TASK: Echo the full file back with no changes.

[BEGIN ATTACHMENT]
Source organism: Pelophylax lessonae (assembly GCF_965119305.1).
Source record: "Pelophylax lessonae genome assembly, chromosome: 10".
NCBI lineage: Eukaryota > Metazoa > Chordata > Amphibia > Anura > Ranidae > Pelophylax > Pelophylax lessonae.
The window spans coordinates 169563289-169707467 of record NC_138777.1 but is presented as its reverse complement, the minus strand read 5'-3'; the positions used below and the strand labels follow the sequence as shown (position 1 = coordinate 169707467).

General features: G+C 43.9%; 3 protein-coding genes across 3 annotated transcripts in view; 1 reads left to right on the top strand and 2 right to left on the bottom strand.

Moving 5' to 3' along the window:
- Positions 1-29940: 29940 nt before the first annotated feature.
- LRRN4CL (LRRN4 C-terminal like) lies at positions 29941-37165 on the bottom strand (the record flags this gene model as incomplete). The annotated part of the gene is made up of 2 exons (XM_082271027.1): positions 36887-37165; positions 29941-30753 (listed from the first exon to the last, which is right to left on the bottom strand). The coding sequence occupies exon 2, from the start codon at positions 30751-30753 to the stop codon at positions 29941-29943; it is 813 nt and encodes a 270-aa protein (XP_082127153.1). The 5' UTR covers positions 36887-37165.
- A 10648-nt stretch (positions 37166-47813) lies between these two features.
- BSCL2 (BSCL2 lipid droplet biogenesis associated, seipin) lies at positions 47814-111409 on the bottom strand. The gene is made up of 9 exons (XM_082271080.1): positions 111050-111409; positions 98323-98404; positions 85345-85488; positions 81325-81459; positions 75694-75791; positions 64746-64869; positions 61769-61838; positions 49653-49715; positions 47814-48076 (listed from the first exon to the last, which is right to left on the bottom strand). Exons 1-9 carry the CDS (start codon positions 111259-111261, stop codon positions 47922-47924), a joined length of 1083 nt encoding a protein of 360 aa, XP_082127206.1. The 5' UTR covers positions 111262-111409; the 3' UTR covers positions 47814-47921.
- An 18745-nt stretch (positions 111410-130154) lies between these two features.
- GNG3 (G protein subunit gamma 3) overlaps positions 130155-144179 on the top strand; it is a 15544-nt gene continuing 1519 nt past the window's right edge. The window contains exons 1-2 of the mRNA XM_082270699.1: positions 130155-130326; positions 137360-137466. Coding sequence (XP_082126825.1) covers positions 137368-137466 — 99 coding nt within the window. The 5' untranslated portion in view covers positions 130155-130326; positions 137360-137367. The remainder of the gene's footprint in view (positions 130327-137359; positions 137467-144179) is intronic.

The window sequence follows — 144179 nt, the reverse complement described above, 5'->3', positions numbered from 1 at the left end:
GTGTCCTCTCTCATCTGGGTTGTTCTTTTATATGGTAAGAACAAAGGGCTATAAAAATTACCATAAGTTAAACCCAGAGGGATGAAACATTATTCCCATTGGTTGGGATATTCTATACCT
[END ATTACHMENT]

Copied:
Source organism: Pelophylax lessonae (assembly GCF_965119305.1).
Source record: "Pelophylax lessonae genome assembly, chromosome: 10".
NCBI lineage: Eukaryota > Metazoa > Chordata > Amphibia > Anura > Ranidae > Pelophylax > Pelophylax lessonae.
The window spans coordinates 169563289-169707467 of record NC_138777.1 but is presented as its reverse complement, the minus strand read 5'-3'; the positions used below and the strand labels follow the sequence as shown (position 1 = coordinate 169707467).

General features: G+C 43.9%; 3 protein-coding genes across 3 annotated transcripts in view; 1 reads left to right on the top strand and 2 right to left on the bottom strand.

Moving 5' to 3' along the window:
- Positions 1-29940: 29940 nt before the first annotated feature.
- LRRN4CL (LRRN4 C-terminal like) lies at positions 29941-37165 on the bottom strand (the record flags this gene model as incomplete). The annotated part of the gene is made up of 2 exons (XM_082271027.1): positions 36887-37165; positions 29941-30753 (listed from the first exon to the last, which is right to left on the bottom strand). The coding sequence occupies exon 2, from the start codon at positions 30751-30753 to the stop codon at positions 29941-29943; it is 813 nt and encodes a 270-aa protein (XP_082127153.1). The 5' UTR covers positions 36887-37165.
- A 10648-nt stretch (positions 37166-47813) lies between these two features.
- BSCL2 (BSCL2 lipid droplet biogenesis associated, seipin) lies at positions 47814-111409 on the bottom strand. The gene is made up of 9 exons (XM_082271080.1): positions 111050-111409; positions 98323-98404; positions 85345-85488; positions 81325-81459; positions 75694-75791; positions 64746-64869; positions 61769-61838; positions 49653-49715; positions 47814-48076 (listed from the first exon to the last, which is right to left on the bottom strand). Exons 1-9 carry the CDS (start codon positions 111259-111261, stop codon positions 47922-47924), a joined length of 1083 nt encoding a protein of 360 aa, XP_082127206.1. The 5' UTR covers positions 111262-111409; the 3' UTR covers positions 47814-47921.
- An 18745-nt stretch (positions 111410-130154) lies between these two features.
- GNG3 (G protein subunit gamma 3) overlaps positions 130155-144179 on the top strand; it is a 15544-nt gene continuing 1519 nt past the window's right edge. The window contains exons 1-2 of the mRNA XM_082270699.1: positions 130155-130326; positions 137360-137466. Coding sequence (XP_082126825.1) covers positions 137368-137466 — 99 coding nt within the window. The 5' untranslated portion in view covers positions 130155-130326; positions 137360-137367. The remainder of the gene's footprint in view (positions 130327-137359; positions 137467-144179) is intronic.

The window sequence follows — 144179 nt, the reverse complement described above, 5'->3', positions numbered from 1 at the left end:
GTGTCCTCTCTCATCTGGGTTGTTCTTTTATATGGTAAGAACAAAGGGCTATAAAAATTACCATAAGTTAAACCCAGAGGGATGAAACATTATTCCCATTGGTTGGGATATTCTATACCT